We had a storm last night that 'bout knocked our socks off. Except we had just gotten into bed and our socks were already off.
Lightning, thunder, high winds and hard rain which totaled out at three-quarters of an inch according to our rain gauge this morning. I'm not surprised the storm happened as our temperatures yesterday afternoon and early evening were very strange.
In our immediate area the temperature was rapidly falling with it going down to 47 degrees at the official reporting spot in our nearby town. Thirty miles north of us they had 89 degrees at the same time. When our daughter arrived at her home (an hour from us) around 9 p.m., she called to report that her temp was in the mid-80s.
Grid power went off sometime in the night. We weren't on solar power because we've had several days of gray, overcast weather during which our batteries lost more power than they gained.
But this morning calm has returned and the sun is shining. It also feels like stepping into a sauna when you walk outside. I have hopes that will pass as the day goes on.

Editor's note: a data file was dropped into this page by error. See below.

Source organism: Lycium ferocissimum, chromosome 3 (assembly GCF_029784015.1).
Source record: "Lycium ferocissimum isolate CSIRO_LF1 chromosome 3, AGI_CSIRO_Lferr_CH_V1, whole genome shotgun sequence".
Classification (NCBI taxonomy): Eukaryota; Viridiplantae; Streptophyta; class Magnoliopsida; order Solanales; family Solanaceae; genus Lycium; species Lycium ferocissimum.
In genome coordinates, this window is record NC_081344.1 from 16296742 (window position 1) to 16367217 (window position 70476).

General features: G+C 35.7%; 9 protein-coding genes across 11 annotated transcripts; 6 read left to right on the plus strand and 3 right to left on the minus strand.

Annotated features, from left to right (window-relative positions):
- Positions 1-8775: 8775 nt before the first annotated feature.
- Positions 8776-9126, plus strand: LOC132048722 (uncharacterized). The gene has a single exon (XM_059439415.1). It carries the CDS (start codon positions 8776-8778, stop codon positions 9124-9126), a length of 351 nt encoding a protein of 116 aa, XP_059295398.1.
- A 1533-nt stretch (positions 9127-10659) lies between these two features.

Above are two big healthy raspberry canes that got blown down last night. How they escaped the trellising holding them upright is a mystery.
We're going to have a bumper crop of our domestic blueberries this year.
This is a raised bed that I had cherry tomatoes in last year. This spring we tilled the whole bed and planted a cover crop of buckwheat . . . which didn't germinate. But lots of weeds did. This week when I went out to weed the bed, I found interspersed with the weeds approximately 5,074 little volunteer cherry tomato plants. I rid the bed of weeds, judiciously transplanted eleven of the little tomato plants and figured since they had survived all they did, they deserved a chance to do their thing.
Although we aren't gardening this year (ahem) and vowed to each other not to start anything new in the garden (ahem) someone who shall remain nameless (he is sometimes referred to on this blog as Papa Pea) sheepishly presented me with some Jerusalem Artichoke tubers this spring that he had "forgotten" he'd ordered and which needed to be planted. They seem to be thriving in this raised bed which we hope will contain them and keep them from spreading all over the acreage.
Last but not least, I found the first strawberry with color on it during my morning stroll through the strawberry patch. If we get some sunshine, it looks as though the strawberry harvest will begin right on schedule this year. July 4th is the date we usually get our first bowlful.
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